Farm Feature: Stillwind

Farm Feature: Stillwind

Meet Mik! The co-owner and founder of Stillwind Farm in Belding. If you're a Grand Rapids local, you've likely seen their beautiful face at the Fulton Street Farmers Market. We were inspired to highlight Mik during peak harvest season because slow fashion and slow food go hand in hand. Their farm is abundant and full of life in July, with plants and beneficial insects as far as the eye can see. We are so excited to share it with you.

 

Tell us a little bit about your story and introduce us to your life - how did you get where you are today?

"My name is Mik (she/they). I am a co-owner of Stillwind Farm, a 1 acre, Certified Naturally Grown farm in Belding that specializes in diverse vegetable production year-round. Stillwind hosts a Community Supported Agriculture (CSA) program & vends at the Fulton St Farmers Market on Fridays & Saturdays.

On a personal note, I am a first generation, queer farmer. I have been working within the agriculture industry for eight seasons now; a period of time that has shaped my understanding of growing produce organically, the intersections of food systems & politics, & the vastness of community. I evolve with the lessons that the crops, weeds, soil, forest edges, & passerby animals share with me. I evolve with the pain that my aging, recovering body expresses. With the creative energy that I feel lucky to obtain within me.

I now see my old pal, Tree, as a guiding angel for having recommended I spend a summer farming at a small farm called Eighth Day. Incredible to note the paths opened & altered while in the presence of a caring friendship. So I spent my summer in the parking lot of Dutch Village, soaking in the newness. Learning lessons of manual labor, production basics, & the depth of soil’s soul. Since, I have focused my energy farming within West Michigan, which has allowed for experience in Organic production, non-profit farm management, urban growing, compost processing, & business planning.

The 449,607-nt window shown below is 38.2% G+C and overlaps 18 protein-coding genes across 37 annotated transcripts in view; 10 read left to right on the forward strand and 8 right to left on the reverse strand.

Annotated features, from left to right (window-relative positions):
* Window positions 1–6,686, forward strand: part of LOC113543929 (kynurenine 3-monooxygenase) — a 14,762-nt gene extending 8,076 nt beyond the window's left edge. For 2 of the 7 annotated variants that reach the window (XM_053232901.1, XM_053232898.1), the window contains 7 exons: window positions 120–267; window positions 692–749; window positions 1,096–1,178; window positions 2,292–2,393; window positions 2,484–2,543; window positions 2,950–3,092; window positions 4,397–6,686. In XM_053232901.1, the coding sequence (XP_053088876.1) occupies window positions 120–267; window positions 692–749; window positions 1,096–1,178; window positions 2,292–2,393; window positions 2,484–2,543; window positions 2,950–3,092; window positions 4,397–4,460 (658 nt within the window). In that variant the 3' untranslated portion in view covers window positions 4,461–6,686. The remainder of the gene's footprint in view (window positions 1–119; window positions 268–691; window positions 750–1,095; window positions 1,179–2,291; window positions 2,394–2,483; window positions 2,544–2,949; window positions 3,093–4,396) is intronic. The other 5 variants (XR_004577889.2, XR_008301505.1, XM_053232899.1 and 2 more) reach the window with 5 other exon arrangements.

2021 Stillwind came to life, with the farm’s initial space being a gift to me from a local farmer. On an ⅛ acre, urban plot in Muskegon Heights a bounty was planted, cared for, & shared. The community was called on & alongside other urban growers we shared a greenhouse, wash space, cooler trailer, tools. A beautiful effort to create the infrastructure necessary to operate. Our first season closed with a move to Belding, a long-term, sustainable home for Stillwind. We are now in our fourth season; the field that we cultivate today is a bit over ½ acre, surrounded by forest & a small wetland tucked behind foliage. Additionally, we lease ½ acre from an organic orchard, Black Fox Farm, about a mile away from us. This season Kade, Michelle, & Alex have joined the crew. Brian, Stillwind’s Co-Owner, is now here full-time after seasons of balancing off-farm work.

Stillwind is the manifestation of many hands, minds, ideas. Of many long evenings with mosquitos in the wash/pack, tears over crop loss, laughter with the budding flowers, & meals together. Stillwind has changed me & the ones I love. The big dreams continue & continue…"
What does a typical day look like for you?

"Each day is guided by the needs of the farm & the passing seasons. In July the workdays are in stride with the rising & falling sun; we balance a hefty load & an endless list of tasks. With the solstice behind us we know to prioritize fall harvests, so we seed storage carrots & plant successions of cabbage, kale, swiss chard, broccolini, radicchio, celery. The garlic planted last November is harvested & now curing slowly in the shade. The onions will be putting energy into their bulb growth, but currently they are being shaded out by weeds. So we’ll have a ~ save the alliums with a big weeding session ~ very soon. All this in hopes that the bounty will continue filling supper tables through months of snowfall.